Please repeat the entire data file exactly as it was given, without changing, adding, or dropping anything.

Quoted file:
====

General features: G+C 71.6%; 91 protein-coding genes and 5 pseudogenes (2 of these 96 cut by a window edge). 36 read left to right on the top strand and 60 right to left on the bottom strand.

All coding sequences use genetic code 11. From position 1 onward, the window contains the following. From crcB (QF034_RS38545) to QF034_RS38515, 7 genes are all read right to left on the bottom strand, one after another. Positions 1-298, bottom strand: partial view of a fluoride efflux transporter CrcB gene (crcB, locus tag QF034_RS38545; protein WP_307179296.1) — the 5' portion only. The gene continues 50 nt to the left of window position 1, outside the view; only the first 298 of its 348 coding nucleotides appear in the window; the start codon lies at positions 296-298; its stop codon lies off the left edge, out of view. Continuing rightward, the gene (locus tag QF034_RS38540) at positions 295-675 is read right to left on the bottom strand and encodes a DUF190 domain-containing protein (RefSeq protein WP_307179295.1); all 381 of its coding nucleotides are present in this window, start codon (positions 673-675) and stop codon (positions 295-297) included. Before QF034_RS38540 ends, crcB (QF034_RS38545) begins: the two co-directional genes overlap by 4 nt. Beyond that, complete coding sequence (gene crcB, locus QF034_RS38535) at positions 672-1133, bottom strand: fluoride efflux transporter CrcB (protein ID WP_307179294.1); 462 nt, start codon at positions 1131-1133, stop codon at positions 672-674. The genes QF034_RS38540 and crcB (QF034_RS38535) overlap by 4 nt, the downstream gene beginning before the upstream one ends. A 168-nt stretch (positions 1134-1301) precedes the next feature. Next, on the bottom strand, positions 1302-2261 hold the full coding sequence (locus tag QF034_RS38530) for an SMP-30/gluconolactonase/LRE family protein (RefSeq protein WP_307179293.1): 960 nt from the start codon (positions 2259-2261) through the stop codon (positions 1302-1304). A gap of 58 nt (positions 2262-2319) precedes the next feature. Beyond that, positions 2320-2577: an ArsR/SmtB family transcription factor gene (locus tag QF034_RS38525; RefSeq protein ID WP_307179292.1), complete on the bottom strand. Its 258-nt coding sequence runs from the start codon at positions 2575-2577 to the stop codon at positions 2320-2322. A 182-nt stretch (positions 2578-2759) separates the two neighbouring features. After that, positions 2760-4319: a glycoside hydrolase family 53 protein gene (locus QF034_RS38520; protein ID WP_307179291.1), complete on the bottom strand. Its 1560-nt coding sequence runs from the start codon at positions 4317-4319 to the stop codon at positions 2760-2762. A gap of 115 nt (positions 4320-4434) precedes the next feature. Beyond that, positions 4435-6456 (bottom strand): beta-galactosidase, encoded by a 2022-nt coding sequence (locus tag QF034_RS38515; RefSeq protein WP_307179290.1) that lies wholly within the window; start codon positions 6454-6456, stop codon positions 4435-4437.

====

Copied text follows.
General features: G+C 71.6%; 91 protein-coding genes and 5 pseudogenes (2 of these 96 cut by a window edge). 36 read left to right on the top strand and 60 right to left on the bottom strand.

All coding sequences use genetic code 11. From position 1 onward, the window contains the following. From crcB (QF034_RS38545) to QF034_RS38515, 7 genes are all read right to left on the bottom strand, one after another. Positions 1-298, bottom strand: partial view of a fluoride efflux transporter CrcB gene (crcB, locus tag QF034_RS38545; protein WP_307179296.1) — the 5' portion only. The gene continues 50 nt to the left of window position 1, outside the view; only the first 298 of its 348 coding nucleotides appear in the window; the start codon lies at positions 296-298; its stop codon lies off the left edge, out of view. Continuing rightward, the gene (locus tag QF034_RS38540) at positions 295-675 is read right to left on the bottom strand and encodes a DUF190 domain-containing protein (RefSeq protein WP_307179295.1); all 381 of its coding nucleotides are present in this window, start codon (positions 673-675) and stop codon (positions 295-297) included. Before QF034_RS38540 ends, crcB (QF034_RS38545) begins: the two co-directional genes overlap by 4 nt. Beyond that, complete coding sequence (gene crcB, locus QF034_RS38535) at positions 672-1133, bottom strand: fluoride efflux transporter CrcB (protein ID WP_307179294.1); 462 nt, start codon at positions 1131-1133, stop codon at positions 672-674. The genes QF034_RS38540 and crcB (QF034_RS38535) overlap by 4 nt, the downstream gene beginning before the upstream one ends. A 168-nt stretch (positions 1134-1301) precedes the next feature. Next, on the bottom strand, positions 1302-2261 hold the full coding sequence (locus tag QF034_RS38530) for an SMP-30/gluconolactonase/LRE family protein (RefSeq protein WP_307179293.1): 960 nt from the start codon (positions 2259-2261) through the stop codon (positions 1302-1304). A gap of 58 nt (positions 2262-2319) precedes the next feature. Beyond that, positions 2320-2577: an ArsR/SmtB family transcription factor gene (locus tag QF034_RS38525; RefSeq protein ID WP_307179292.1), complete on the bottom strand. Its 258-nt coding sequence runs from the start codon at positions 2575-2577 to the stop codon at positions 2320-2322. A 182-nt stretch (positions 2578-2759) separates the two neighbouring features. After that, positions 2760-4319: a glycoside hydrolase family 53 protein gene (locus QF034_RS38520; protein ID WP_307179291.1), complete on the bottom strand. Its 1560-nt coding sequence runs from the start codon at positions 4317-4319 to the stop codon at positions 2760-2762. A gap of 115 nt (positions 4320-4434) precedes the next feature. Beyond that, positions 4435-6456 (bottom strand): beta-galactosidase, encoded by a 2022-nt coding sequence (locus tag QF034_RS38515; RefSeq protein WP_307179290.1) that lies wholly within the window; start codon positions 6454-6456, stop codon positions 4435-4437.